This blog post was written by Ryan Grant Little, co-founder of CanadaHelps who is currently working across Europe as well as on the ground in Ukraine, supporting the ongoing crisis.
Ryan cofounded CanadaHelps more than 20 years ago with co-founders Aaron and Matthew in large part because he wanted to create a way for Canadians to react with our world-renowned generosity with immediacy and accountability.
On February 24th 2022, when Russia invaded Ukraine, I felt an intense need to spring into action. These days I live in Vienna, Austria, where driving to the Ukraine border takes about the same time as driving from Toronto to Montreal—well, depending on the traffic on the 401!
In that first week of the invasion, I was sure of two things:
- That there would be a lot of Ukrainians defending their country under-equipped in sneakers, jeans, and baseball caps
- That there would be a crush of refugees trying to get to a safe place.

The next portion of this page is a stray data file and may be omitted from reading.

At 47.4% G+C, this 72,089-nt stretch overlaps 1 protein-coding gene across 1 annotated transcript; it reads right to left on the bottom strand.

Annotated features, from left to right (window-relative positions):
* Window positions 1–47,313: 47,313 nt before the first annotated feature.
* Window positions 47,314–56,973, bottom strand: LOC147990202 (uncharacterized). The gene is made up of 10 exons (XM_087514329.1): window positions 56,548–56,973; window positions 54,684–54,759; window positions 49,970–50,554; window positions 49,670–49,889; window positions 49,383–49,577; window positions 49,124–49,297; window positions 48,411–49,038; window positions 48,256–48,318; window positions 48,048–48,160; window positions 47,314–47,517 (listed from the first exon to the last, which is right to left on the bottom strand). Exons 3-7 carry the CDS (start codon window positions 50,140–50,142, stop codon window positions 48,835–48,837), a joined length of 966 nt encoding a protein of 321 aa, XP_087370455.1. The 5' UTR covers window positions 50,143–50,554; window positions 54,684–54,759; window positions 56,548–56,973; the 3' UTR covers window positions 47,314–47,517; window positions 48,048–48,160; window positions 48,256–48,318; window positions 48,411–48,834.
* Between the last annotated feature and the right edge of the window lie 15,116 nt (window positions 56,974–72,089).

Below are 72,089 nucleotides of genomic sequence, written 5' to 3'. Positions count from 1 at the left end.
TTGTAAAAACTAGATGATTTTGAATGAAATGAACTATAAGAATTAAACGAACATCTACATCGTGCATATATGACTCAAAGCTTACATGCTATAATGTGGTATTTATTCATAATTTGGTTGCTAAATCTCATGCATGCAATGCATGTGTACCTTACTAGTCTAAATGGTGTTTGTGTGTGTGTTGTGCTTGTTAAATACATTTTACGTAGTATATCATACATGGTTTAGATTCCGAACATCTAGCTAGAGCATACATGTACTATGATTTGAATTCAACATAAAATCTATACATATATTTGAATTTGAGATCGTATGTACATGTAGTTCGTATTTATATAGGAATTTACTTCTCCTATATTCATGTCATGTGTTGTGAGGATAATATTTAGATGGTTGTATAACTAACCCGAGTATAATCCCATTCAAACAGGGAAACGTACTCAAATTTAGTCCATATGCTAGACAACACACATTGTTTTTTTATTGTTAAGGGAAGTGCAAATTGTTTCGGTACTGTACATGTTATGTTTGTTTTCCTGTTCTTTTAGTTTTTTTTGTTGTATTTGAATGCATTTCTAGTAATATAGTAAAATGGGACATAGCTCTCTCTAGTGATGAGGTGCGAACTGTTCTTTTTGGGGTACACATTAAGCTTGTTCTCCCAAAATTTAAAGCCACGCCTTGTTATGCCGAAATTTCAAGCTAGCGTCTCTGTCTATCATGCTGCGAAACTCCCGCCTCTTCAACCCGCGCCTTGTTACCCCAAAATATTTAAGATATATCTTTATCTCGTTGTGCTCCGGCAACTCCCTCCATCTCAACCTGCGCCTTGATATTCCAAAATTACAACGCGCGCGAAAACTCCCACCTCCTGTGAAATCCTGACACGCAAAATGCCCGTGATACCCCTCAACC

I also remembered that my VW Passat station wagon—which makes up in functionality what it lacks in cool—has a hidden trailer hitch.
That first weekend I rented a trailer and headed to an outdoor supply store. I bought everything they had in camouflage and green, every pair of boots, every mat and tarp. The bill ran up to the equivalent of $35,000, and I had to have friends show up to split it across half a dozen credit cards. Later, I would reach out to friends and family in Canada to ask if they’d like to chip in and their generosity was incredible. Through them, I’ve been able to raise more than $150,000 to fund direct work like this since that first trip.
I filled the trailer and headed for the Polish-Ukrainian border, to a town I still can’t pronounce: Przemyśl. Through Ukrainian friends, I’d found a contact there who would load the gear onto a tractor-trailer headed to Lviv. From there it would be distributed to Territorial Defense Forces soldiers, the newly minted home guard that was filling its ranks by the thousands each day.